Employees want to volunteer in their communities and companies can help make their efforts worthwhile


Employees want to volunteer in their communities and companies can help make their efforts worthwhile

Volunteering in the community used to be characterised by employees getting involved in hands-on projects – from painting schools to planting trees – often for teambuilding purposes. Now employees are increasingly encouraged to volunteer in ways that make the best use of their core skills.

This is a different model of volunteering. The emphasis is on using the skills employees hone through their everyday work rather than seeing volunteering as an opportunity to do something outside their core competencies.

Convincing employees that their everyday skills are the most useful to the charitable sector can be a challenge. Vodafone UK Foundation head Sarah Shillito says: “We’re trying to encourage our employees to understand that going out and teaching someone how to create an Excel spreadsheet is incredibly useful. It often doesn’t occur to them that this is an asset that they have to offer.”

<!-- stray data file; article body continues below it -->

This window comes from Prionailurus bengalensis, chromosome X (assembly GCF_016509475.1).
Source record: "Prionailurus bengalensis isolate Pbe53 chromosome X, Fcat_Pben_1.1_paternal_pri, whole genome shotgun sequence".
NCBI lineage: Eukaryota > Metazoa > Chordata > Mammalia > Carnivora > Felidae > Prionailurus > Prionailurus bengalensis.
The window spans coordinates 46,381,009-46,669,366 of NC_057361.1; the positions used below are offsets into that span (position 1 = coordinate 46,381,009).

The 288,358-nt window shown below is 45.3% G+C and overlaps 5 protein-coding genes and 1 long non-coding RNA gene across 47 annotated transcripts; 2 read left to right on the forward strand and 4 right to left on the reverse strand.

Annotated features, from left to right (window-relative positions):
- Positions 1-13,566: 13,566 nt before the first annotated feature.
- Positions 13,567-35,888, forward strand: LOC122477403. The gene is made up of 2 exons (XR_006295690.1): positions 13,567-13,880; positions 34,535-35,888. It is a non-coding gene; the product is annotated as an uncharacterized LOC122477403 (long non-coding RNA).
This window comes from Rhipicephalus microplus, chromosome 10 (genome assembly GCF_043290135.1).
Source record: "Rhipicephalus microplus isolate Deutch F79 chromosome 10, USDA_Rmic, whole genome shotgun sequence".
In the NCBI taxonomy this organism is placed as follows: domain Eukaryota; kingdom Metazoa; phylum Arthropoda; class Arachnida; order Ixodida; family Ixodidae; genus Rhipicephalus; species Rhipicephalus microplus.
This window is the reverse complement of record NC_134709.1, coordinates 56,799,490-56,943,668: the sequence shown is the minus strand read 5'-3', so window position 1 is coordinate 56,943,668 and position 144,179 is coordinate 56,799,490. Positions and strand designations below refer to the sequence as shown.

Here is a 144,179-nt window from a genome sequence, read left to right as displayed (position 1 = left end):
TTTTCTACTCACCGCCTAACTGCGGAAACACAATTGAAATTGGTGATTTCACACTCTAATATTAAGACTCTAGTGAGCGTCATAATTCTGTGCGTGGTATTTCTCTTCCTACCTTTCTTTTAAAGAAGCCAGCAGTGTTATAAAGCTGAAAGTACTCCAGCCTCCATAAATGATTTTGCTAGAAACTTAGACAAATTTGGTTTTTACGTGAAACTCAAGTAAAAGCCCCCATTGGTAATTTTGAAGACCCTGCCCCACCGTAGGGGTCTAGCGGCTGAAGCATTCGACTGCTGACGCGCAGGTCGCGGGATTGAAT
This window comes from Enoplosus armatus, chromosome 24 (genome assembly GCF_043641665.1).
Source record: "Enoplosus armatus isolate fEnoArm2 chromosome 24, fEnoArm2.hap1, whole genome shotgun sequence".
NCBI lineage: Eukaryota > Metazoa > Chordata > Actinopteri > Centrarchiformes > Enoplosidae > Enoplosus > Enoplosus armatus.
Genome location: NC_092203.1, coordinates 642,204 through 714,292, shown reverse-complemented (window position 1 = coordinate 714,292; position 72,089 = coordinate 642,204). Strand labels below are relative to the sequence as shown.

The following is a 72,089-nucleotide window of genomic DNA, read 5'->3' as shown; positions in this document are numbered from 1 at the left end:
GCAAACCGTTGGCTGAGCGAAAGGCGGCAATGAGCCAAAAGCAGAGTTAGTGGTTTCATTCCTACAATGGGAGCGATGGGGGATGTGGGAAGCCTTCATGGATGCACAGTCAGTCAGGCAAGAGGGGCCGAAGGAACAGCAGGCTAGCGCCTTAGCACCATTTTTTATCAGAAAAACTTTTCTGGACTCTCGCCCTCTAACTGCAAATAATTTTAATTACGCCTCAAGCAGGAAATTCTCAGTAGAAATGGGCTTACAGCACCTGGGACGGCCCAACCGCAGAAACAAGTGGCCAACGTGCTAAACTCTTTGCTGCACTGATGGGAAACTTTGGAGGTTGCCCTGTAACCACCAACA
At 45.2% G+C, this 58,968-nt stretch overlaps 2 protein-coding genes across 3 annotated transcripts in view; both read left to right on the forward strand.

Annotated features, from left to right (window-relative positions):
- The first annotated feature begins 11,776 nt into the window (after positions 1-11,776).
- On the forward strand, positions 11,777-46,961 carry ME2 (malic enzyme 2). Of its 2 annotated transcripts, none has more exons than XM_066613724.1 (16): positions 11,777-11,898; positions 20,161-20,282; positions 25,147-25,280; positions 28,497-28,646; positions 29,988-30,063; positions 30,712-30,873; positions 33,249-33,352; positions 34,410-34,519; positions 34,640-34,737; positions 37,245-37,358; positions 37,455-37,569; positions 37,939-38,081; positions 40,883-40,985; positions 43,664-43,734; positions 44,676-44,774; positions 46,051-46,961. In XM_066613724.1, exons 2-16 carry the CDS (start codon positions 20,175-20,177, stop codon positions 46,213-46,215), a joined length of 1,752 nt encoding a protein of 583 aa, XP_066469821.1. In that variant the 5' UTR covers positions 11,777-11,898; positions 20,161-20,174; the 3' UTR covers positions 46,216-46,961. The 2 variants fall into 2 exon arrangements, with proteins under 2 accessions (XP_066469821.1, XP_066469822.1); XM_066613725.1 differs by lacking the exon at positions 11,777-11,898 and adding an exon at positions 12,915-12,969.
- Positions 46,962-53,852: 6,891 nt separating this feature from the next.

Many of the companies surveyed for this report go to some pains to ensure employees’ skills are used where they are most valuable. In the wake of Hurricane Katrina in 2005, a small team of specialised Microsoft employees worked on developing a website that consolidated data on missing people and evacuees to help families find and register missing relatives. This effort built on similar work done in response to the refugee crisis in Kosovo in the late 1990s and again after the 9/11 terrorist attacks in 2001.

Microsoft allows employees to take up to three days of paid leave for volunteering. The company has developed an “opportunity matching tool” where employees can log their skills and interests and NGOs can post skill-specific opportunities for volunteering.